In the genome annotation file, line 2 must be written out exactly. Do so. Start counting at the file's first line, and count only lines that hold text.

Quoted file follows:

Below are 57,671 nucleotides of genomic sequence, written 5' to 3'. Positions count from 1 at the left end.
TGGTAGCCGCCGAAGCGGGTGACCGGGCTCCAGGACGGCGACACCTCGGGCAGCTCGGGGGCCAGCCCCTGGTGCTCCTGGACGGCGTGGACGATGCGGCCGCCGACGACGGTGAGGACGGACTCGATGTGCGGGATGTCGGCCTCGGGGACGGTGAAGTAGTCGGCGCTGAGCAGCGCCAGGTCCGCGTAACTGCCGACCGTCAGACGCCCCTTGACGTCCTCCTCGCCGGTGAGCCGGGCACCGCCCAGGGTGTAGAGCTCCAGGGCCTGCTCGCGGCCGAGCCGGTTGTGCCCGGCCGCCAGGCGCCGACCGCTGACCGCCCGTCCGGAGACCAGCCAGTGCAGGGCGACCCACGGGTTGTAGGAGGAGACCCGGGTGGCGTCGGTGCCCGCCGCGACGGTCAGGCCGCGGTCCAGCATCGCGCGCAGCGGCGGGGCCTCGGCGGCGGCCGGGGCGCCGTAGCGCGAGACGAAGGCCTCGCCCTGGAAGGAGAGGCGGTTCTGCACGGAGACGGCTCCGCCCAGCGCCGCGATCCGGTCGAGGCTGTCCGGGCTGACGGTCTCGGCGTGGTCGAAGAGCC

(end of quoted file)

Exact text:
TGGTAGCCGCCGAAGCGGGTGACCGGGCTCCAGGACGGCGACACCTCGGGCAGCTCGGGGGCCAGCCCCTGGTGCTCCTGGACGGCGTGGACGATGCGGCCGCCGACGACGGTGAGGACGGACTCGATGTGCGGGATGTCGGCCTCGGGGACGGTGAAGTAGTCGGCGCTGAGCAGCGCCAGGTCCGCGTAACTGCCGACCGTCAGACGCCCCTTGACGTCCTCCTCGCCGGTGAGCCGGGCACCGCCCAGGGTGTAGAGCTCCAGGGCCTGCTCGCGGCCGAGCCGGTTGTGCCCGGCCGCCAGGCGCCGACCGCTGACCGCCCGTCCGGAGACCAGCCAGTGCAGGGCGACCCACGGGTTGTAGGAGGAGACCCGGGTGGCGTCGGTGCCCGCCGCGACGGTCAGGCCGCGGTCCAGCATCGCGCGCAGCGGCGGGGCCTCGGCGGCGGCCGGGGCGCCGTAGCGCGAGACGAAGGCCTCGCCCTGGAAGGAGAGGCGGTTCTGCACGGAGACGGCTCCGCCCAGCGCCGCGATCCGGTCGAGGCTGTCCGGGCTGACGGTCTCGGCGTGGTCGAAGAGCC